Aka - Witness in the City
The more I see of the French crime films of the 1950's, the more I realize that there is this whole batch of films that are basically unknown to most of us that are great films - noir, gangster, heist films. This one is terrific. Taut as a pulled wire that gets tighter and tighter as the film proceeds. Shot in minimalist style nearly entirely in the night time in beautiful black and white with glistening Parisian streets that rush by, narrow cobble stone alleys and cafes filled with smoke and laughter. And a man on the run. It is fatalistic in tone with a small five piece jazz band sometimes driving the narrative, sometimes playing quietly underneath it (Kenny Clarke on drums, Kenny Dorham on trumpet and French sax man and composer Barney Wilen). The city of Paris is integral to the film - it is as much a character as the people who inhabit it. Every time I see one of these French films I wish I could go back in time and have moved to Paris when I was younger.
It should have been a simple murder. Both of them. A wealthy man throws his mistress off a moving train and kills her and claims that she committed suicide. I thought the whole point of mistresses was that you could just give them their walking papers. Why kill them but he has his reasons I expect. The police accept his story and he is a free man. But then not really. It turns out that she had a husband (Lino Ventura as taciturn, gruff and determined as ever) and he doesn't care that his wife cheated on him. He wants justice. He commits what he thinks is the perfect murder. In fact, the victim tells him as Ancelin sets him up for a "suicide" that he won't get away with it - ironically that there is no perfect murder (which he thought until a minute prviously that he had committed). Ancelin assures him this one is and strings him up to die. At this point the film has barely begun.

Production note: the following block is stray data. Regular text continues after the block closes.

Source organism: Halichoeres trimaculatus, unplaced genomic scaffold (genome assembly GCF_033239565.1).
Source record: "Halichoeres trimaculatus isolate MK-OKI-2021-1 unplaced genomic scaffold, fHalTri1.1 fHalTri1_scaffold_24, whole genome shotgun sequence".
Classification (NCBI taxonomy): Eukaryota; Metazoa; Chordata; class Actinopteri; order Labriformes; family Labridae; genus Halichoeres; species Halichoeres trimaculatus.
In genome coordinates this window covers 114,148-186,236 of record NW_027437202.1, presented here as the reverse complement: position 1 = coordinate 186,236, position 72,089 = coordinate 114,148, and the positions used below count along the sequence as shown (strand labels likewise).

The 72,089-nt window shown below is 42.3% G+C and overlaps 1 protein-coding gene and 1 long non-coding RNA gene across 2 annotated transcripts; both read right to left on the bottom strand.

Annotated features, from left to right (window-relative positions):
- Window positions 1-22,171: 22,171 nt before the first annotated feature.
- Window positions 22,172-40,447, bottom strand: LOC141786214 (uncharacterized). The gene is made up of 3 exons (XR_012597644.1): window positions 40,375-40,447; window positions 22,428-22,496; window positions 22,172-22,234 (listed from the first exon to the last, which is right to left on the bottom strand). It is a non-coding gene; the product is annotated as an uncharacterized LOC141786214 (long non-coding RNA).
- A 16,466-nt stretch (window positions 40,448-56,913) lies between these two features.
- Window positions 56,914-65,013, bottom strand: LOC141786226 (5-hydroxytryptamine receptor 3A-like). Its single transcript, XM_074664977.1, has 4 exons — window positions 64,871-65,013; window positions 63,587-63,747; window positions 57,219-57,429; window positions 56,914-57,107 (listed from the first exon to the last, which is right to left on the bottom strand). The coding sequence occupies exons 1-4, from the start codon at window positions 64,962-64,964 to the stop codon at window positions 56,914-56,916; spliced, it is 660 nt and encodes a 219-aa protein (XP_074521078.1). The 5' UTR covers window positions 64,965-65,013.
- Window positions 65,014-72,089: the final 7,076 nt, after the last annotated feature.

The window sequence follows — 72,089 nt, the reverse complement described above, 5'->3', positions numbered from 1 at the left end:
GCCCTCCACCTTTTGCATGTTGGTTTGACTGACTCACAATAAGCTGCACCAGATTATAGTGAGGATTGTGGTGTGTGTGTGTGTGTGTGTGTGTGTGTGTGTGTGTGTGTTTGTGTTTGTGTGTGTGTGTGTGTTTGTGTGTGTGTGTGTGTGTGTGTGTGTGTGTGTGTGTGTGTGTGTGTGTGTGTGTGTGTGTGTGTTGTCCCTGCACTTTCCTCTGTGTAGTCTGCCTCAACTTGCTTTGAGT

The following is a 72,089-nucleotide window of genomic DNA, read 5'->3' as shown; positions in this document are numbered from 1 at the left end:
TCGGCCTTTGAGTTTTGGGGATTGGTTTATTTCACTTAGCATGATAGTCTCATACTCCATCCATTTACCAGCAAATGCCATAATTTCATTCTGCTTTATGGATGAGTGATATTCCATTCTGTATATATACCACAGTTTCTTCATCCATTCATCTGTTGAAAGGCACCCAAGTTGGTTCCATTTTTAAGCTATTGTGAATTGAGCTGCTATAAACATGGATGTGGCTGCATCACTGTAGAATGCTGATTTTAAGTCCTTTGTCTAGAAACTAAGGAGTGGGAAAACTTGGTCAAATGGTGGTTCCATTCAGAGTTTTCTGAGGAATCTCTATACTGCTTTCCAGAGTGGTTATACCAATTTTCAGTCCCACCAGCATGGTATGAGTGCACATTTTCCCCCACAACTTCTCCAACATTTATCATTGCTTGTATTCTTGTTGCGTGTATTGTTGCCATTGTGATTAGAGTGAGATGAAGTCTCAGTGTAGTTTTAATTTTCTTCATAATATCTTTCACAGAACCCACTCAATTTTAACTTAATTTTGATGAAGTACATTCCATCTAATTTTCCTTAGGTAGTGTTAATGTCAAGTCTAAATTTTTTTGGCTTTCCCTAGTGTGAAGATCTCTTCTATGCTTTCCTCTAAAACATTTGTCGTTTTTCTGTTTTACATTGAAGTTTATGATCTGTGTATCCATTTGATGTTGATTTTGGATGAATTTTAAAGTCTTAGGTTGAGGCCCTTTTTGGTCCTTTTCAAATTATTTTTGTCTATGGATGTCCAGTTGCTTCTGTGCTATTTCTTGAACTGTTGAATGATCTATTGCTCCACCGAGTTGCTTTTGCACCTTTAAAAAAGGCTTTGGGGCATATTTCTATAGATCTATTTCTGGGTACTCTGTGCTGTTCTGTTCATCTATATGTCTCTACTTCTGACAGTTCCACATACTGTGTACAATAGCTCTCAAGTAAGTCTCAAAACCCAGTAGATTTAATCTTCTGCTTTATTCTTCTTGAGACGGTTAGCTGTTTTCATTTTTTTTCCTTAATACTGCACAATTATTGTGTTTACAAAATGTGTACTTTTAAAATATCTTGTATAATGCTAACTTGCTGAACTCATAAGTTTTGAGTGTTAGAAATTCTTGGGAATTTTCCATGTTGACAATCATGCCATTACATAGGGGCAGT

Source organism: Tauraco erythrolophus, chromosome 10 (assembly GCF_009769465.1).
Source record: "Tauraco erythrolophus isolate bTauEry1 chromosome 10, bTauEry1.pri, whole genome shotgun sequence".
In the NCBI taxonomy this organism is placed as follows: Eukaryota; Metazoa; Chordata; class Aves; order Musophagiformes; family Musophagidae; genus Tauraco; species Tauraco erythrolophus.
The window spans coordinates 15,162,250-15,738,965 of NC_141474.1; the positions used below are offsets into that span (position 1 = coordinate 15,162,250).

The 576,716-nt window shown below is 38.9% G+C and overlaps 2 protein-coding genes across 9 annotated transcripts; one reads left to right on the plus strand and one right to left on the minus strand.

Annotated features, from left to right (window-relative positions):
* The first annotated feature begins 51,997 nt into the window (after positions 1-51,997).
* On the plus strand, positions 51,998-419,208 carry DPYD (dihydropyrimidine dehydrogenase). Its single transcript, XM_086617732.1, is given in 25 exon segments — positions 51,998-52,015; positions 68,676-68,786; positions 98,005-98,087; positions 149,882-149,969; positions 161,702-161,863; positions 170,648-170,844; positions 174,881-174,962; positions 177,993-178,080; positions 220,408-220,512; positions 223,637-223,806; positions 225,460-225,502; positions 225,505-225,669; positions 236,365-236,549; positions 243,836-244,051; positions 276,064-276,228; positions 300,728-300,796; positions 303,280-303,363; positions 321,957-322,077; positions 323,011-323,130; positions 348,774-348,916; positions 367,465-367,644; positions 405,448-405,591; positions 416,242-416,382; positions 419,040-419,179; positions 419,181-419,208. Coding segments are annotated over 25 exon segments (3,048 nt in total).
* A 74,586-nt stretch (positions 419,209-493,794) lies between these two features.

A perfect plan except for one thing - the victim had called for a taxi to come pick him up and as Ancelin leaves the house he comes face to face with him. He hesitates and the taxi driver (Franco Fabrizi) tired of waiting leaves for the taxi depot to meet up with his girlfriend (Sandra Milo) who works in the taxi call center with a bunch of other girls (all attractive). Ancelin realizes that once the driver sees the news he will go to the cops and the jig will be up. So Ancelin has no choice but to track him down and kill him. And it becomes a tone poem of sorts as Ancelin silently follows him through the streets, the drum beat getting faster, harder. And then it turns on him in some remarkable chases through these winding streets. Riveting towards the end.
There are so many great well paced well directed scenes - Ancelin following him through the crowded subway, the laughing girls in the phone center, the bonhomie that the taxi drivers have for one another, the chattering in the place they all hang out, the girls waiting for customers on the street - all giving the film a sense of real life. With a killer just waiting for the right moment. This is directed by Édouard Molinaro, who I know nothing about other than he directed the two French versions of La Cage aux Folles - which Hollywood was to remake at some point.
Lino Ventura is his usual solid self - the rugged face, the hulking body, brooding, distant - but taking up great space on the screen. Which he has to in this film because for a much of it, it is simply him - the camera capturing his face as he desperately hunts down the driver. And he manages to be sympathetic enough that at times you want him to just escape - just go away - he just wanted to bring swift justice because the system wasn't able to - and then it all goes horribly wrong. The more I see of him and Gabin I realize that any of their films are worth watching.